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3 Practical Tips for the Karaoke Beginner

| Karaoke , First Time in Japan
3 Practical Tips for the Karaoke Beginner

Karaoke is essentially considered a national sport in Japan. Any time of day, any occasion, there’s always a reason to enjoy belting out a song—no matter your singing ability! But with a flood of options, it can be difficult for the karaoke amateur to know where to begin. These three handy tips will help you embrace this modern Japanese tradition!

1. Know Where to Go

Saying that Tokyo is the capital city of karaoke is an understatement. Practically every corner of the city is home to a karaoke chain. From the bright red and white Big Echo signs to the smiling face of Uta Hiroba’s mascot, the streets of Tokyo are essentially illuminated by the lights of karaoke booths. Knowing where to go before you leave can streamline the uncertainty and maximize valuable karaoke time.

The two beating hearts of Tokyo, Shibuya and Shinjuku, are great central places to start given their centrality and convenience. However, if you’re a huge K-Pop lover, head to Shin Okubo, aka “Korea Town,” which is home to many K-Pop specific booths. If karaoke is a preamble to a night at the club, or a nijikai (second party) to wind down post-nightclubbing, Roppongi is where you should head.

Finally, if you’re more interested in dabbling in karaoke between some bar crawling, Shimokitazawa is the place to be. Home to some of Japan’s best live houses and independently owned bars, Shimokita has something for everyone.

2. Pay Attention to Price

How much money spent at karaoke really depends on the individual. If you want to keep it cheap, avoid peak times like weekend evenings before the last train. Go during the week, or during the day if you’re lucky enough to have that option, as hourly prices drop dramatically.

Alternatively, night owls can also take advantage of the common “free time” offers found at many karaoke shops. Free time is usually held between midnight and 6 a.m., when you can rent a booth for a fixed price—generally between ¥1,000 and ¥5,000 yen (US$9-$45). Here, you can sing, drink, sleep...essentially do whatever you like until first train.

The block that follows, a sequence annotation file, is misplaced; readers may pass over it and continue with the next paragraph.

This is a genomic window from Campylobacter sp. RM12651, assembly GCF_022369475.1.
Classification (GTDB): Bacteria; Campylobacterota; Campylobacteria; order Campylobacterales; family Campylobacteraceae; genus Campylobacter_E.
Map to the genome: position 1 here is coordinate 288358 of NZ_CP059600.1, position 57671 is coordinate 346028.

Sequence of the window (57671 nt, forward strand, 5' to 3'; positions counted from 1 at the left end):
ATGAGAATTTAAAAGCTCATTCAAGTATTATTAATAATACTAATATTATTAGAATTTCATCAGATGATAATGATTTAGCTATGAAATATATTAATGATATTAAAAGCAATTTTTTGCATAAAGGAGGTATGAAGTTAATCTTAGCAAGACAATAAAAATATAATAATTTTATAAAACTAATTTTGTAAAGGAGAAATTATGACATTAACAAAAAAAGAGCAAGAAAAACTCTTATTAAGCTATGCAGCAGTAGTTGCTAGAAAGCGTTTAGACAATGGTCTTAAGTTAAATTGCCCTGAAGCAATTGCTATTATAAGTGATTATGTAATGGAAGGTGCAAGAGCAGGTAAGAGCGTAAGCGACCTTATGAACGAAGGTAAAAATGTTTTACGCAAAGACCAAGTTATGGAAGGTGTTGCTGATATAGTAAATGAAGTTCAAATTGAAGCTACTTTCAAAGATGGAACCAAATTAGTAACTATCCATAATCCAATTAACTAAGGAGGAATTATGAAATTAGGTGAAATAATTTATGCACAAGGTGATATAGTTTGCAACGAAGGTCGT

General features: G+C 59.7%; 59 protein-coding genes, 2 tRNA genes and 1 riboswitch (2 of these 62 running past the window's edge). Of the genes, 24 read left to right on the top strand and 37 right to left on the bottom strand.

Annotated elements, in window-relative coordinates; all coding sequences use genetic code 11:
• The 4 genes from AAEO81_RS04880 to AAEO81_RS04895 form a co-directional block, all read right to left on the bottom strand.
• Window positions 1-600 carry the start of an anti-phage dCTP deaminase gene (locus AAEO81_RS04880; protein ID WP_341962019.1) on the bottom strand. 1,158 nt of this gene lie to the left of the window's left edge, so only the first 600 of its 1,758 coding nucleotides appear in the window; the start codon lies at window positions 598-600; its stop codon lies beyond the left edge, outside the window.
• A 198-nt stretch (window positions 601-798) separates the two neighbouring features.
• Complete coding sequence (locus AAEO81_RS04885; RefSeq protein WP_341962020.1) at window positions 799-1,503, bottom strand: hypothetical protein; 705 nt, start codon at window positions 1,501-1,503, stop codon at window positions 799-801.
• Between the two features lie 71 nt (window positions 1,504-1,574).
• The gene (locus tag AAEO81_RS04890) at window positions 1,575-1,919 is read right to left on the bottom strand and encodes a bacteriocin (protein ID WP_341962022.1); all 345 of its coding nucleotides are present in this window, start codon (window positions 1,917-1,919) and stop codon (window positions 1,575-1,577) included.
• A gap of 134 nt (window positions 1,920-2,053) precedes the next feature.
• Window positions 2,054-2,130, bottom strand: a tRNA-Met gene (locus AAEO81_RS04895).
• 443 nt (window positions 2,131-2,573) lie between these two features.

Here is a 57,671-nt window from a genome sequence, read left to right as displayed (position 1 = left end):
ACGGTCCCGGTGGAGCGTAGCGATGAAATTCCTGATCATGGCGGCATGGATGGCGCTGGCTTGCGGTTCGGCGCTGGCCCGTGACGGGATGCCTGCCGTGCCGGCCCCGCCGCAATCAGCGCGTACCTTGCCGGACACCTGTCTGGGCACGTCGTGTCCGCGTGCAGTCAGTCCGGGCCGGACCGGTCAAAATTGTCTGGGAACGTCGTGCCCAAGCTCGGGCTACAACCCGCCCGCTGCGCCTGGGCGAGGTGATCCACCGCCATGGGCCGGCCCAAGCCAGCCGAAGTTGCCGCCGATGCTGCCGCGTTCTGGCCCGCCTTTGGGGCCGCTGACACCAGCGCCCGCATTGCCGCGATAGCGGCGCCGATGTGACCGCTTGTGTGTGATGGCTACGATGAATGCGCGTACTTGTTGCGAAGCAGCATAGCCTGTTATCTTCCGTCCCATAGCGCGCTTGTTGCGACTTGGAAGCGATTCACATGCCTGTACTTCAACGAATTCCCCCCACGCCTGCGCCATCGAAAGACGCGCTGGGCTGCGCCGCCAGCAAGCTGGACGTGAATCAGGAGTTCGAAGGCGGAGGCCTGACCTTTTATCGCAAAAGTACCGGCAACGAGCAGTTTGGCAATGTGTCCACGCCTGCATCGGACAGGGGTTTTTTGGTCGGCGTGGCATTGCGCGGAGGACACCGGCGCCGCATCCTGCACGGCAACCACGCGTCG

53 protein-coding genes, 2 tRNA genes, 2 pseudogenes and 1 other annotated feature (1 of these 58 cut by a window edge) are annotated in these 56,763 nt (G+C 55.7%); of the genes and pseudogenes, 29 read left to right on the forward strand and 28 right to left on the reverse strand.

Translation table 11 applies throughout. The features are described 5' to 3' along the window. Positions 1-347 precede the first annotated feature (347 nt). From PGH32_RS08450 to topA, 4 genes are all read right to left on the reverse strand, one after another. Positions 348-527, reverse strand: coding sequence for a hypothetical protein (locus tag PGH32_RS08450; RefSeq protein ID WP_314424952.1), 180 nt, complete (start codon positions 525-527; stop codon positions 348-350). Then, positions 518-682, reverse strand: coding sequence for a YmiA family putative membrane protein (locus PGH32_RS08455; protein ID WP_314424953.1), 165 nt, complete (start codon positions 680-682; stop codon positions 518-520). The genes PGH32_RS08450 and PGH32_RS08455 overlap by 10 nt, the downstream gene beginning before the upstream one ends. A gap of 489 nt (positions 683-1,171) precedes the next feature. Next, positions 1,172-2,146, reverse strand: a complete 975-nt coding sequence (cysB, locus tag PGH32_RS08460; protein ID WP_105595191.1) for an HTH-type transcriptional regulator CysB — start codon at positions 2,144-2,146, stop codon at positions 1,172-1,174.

For those who need a little liquid courage before taking the mic, lookout for nomihodai offers. Nomihodai is Japanese for “all you can drink.” Many places offer nomihodai and it’s often the best option for saving cash, depending of course on how much you can drink and how quickly.

3. Think About What You Want

3. Think About What You Want

With everything in Japan, no matter your taste or quirk you can find someone or something ready and willing to satisfy your fantasies, and karaoke booths are no different. If you want to sing solo, hitokara (one-person karaoke) is a common phenomenon in Japan, with many karaoke boxes offering special intimate booths for the lone singer. Whether you want to perfect your pitch before going public, or you need a little musical cathartic release, hitokara is a great option.

Do you want to fulfill all your pop star and Hello Kitty fantasies all at once? The Ginza branch of Big Echo has a room decked out in everything Kitty-chan. For some, it’s impossible to talk about karaoke without getting flashbacks from Lost in Translation. Want to engage in a little Scarlett Johansson/Bill Murray role play? Well you can, in fact, rent out the exact room they used for the iconic scene at Karaoke Kan in Shibuya!

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